VIDEO: NASA’s Juno Spacecraft Completes Fifth Science Pass of Jupiter

By  //  May 22, 2017

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Juno has logged 63.5 million miles in Jupiter’s orbit

ABOVE VIDEO: Documentary explaining the science of Jupiter and the exciting Juno mission. Features interviews with scientists and engineers working on the probe with interesting computer-generated imagery of the mission.

(NASA) — NASA’s Juno mission accomplished a close flyby of Jupiter on May 19, successfully completing its fifth science orbit.

All of Juno’s science instruments and the spacecraft’s JunoCam were operating during the flyby, collecting data that is now being returned to Earth.

Juno’s next close flyby of Jupiter will occur on July 11, 2017, taking it over Jupiter’s Great Red Spot.

NASA’s Juno spacecraft made its fifth science flyby over Jupiter’s mysterious cloud tops on Thursday, May 18, at 11 p.m. PDT (Friday, May 19, 2 a.m. EDT and 6:00 UTC).

At the time of perijove (defined as the point in Juno’s orbit when it is closest to the planet’s center), the spacecraft will have logged 63.5 million miles (102 million kilometers) in Jupiter’s orbit and will be about 2,200 miles (3,500 kilometers) above the planet’s cloud tops.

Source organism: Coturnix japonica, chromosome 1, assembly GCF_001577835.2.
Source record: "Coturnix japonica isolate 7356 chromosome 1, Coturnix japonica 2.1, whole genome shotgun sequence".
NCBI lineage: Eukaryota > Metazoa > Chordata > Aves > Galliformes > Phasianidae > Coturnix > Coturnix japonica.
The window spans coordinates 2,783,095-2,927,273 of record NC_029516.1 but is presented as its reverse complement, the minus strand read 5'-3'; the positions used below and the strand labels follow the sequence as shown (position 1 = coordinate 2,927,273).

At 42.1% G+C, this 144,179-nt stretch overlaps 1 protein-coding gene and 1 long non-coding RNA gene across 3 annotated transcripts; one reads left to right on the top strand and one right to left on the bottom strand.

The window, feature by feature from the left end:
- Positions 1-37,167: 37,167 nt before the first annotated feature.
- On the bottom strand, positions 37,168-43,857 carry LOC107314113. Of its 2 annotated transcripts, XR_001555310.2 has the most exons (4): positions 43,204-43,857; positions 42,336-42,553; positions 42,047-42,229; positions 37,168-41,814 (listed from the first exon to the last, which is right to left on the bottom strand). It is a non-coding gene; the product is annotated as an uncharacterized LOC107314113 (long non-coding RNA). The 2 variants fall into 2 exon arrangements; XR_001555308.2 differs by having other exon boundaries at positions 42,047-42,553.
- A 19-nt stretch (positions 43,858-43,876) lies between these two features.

Juno launched on Aug. 5, 2011, from Cape Canaveral, Florida, and arrived in orbit around Jupiter on July 4, 2016. During its mission of exploration, Juno soars low over the planet’s cloud tops — as close as about 2,100 miles (3,400 kilometers)

Juno launched on Aug. 5, 2011, from Cape Canaveral, Florida, and arrived in orbit around Jupiter on July 4, 2016.

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During these flybys, Juno is probing beneath the obscuring cloud cover of Jupiter and studying its auroras to learn more about the planet’s origins, structure, atmosphere and magnetosphere.

NASA’s Jet Propulsion Laboratory, Pasadena, California, manages the Juno mission for the principal investigator, Scott Bolton, of Southwest Research Institute in San Antonio.

The Juno mission is part of the New Frontiers Program managed by NASA’s Marshall Space Flight Center in Huntsville, Alabama, for the Science Mission Directorate.

Lockheed Martin Space Systems, Denver, built the spacecraft. JPL is a division of Caltech in Pasadena, California.

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